Noe Valley Voice May 2013

Letters to the Editor

THE VOICE welcomes your letters to the editor. Write the Noe Valley Voice, P.O. Box 460249, S.F., CA 94146. Or e­mail Please in­clude your name, street, and contact information. (Anonymous letters will not be considered for publication.) Be aware that letters may be edited for brevity or clarity. We look forward to hearing from you.

Not a Member


I am upset at Walgreens. They have a new “membership rewards” program. I’m not sure what it gets you, but I don’t want to be a “member” of Walgreens.

On April 18 I went in to get a bunch of things, and because I am not a member, they disallowed all the price discounts on my items. I spoke to the manager, and he said he’d “make an exception” for my purchases. That is not the point. The information-gathering is too pervasive, especially since they already have all my prescription information. The advertising pricing is deceptive—it’s a neighborhood store, and only members get discounts? There’s something creepy about that. And that the manager could “make an exception”—what’s that all about? I don’t want to be an exception. I just don’t want to be a member. 

Marianne Hampton

Noe Valley resident


Dog Tired


I read the item in your April edition about the meeting scheduled for May 15 regarding Noe Courts [“Noe Courts: Déjà Vu All Over Again,” Short Takes, April 2013 Voice].

I and others would like to see the creation of additional dog-free space in that small park. While Noe Courts has never been designated as an off-leash park, it has been a de facto off-leash dog park for the last 15 or 20 years. (There is a posted prohibition on dogs being off leash, but it is hardly ever enforced.)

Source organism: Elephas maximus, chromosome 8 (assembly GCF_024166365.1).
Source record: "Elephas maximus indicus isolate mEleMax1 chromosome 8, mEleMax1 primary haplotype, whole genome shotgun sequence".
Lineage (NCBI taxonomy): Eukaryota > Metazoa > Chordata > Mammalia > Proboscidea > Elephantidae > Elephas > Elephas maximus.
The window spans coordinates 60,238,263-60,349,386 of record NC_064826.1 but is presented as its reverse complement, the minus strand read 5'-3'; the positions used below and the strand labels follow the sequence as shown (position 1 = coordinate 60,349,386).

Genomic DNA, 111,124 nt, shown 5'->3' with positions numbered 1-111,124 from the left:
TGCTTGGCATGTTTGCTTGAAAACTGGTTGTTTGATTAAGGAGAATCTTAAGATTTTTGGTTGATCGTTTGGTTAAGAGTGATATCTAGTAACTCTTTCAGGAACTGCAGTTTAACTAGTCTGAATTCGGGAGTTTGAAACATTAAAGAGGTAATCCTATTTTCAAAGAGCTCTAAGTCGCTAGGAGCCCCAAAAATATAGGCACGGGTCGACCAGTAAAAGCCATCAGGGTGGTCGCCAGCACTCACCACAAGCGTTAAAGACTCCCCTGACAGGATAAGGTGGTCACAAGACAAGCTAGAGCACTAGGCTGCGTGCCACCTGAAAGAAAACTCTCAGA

Many of us who live on Elizabeth Street have not been happy with this situation and hope that the master plan for the park could include some way of increasing the area where we could sit on the grass or where our children (or grandchild, in my case) could play in the grass without being exposed to dog waste or being overwhelmed by one or more dogs running back and forth the length of the grassy area. Others of us would like their children to be able to use the basketball court without also being subject to dog urine.

I realize that other of my neighbors and their children and their dogs enjoy the status quo. Nonetheless, I think it is time for a change.  I also observe that others drive to the park in their cars to take their dogs off leash. I think those people could just as well take their dogs to one of the parks with an official off-leash area.

Michael Cronbach

Elizabeth Street


Happy 93rd Birthday

Dear Voice, Attn: Mazook,

Thank you for the lovely article in your Rumors column in April. It is so wonderful for me to get hugs and smiles from so many people when I go out on 24th Street. I am so lucky. Warmly,

Jeanne Galarza

22nd Street


What’s Up with Starbucks?


I have put off writing this letter, but today was the last straw. Since our local La Boulange was purchased by Starbucks, I have noticed a big change. All of the previous counter staff have been replaced by younger, less experienced (apparently) workers.

When I asked the young woman at the register what had happened to the previous workers, I was told that Starbucks had done rigorous background checks. Does this mean that they all had criminal records or were in this country illegally? Hard to believe.

What I have noticed is longer lines and poor service. The old staff were professional, efficient, and provided great service.

This morning, I went in and ordered a latte. After waiting an unusually long time, I went over to check on it. I found the latte on the counter lukewarm and no foam. The espresso maker had been chatting with a coworker and forgot to send the latte out. She did apologize and offered to make a new one, but by that time I needed to go. This was not the first time that has happened.

Oh well, I used to enjoy going to La Boulange, but there are other locally owned coffeehouses on 24th Street.

Christine Sekino

Day Street


Solo Bandits Okay


While I understand the concern over blue bin bandits driving through a neighborhood and sweeping up all the bottles, glass, and such, I would like to defend the individual “bandit.” On this small scale, nobody suffers, the fellow makes a bit of change, Recology receives your same monthly payment, and you may have more room left in your bin to fill before the Recology truck comes by.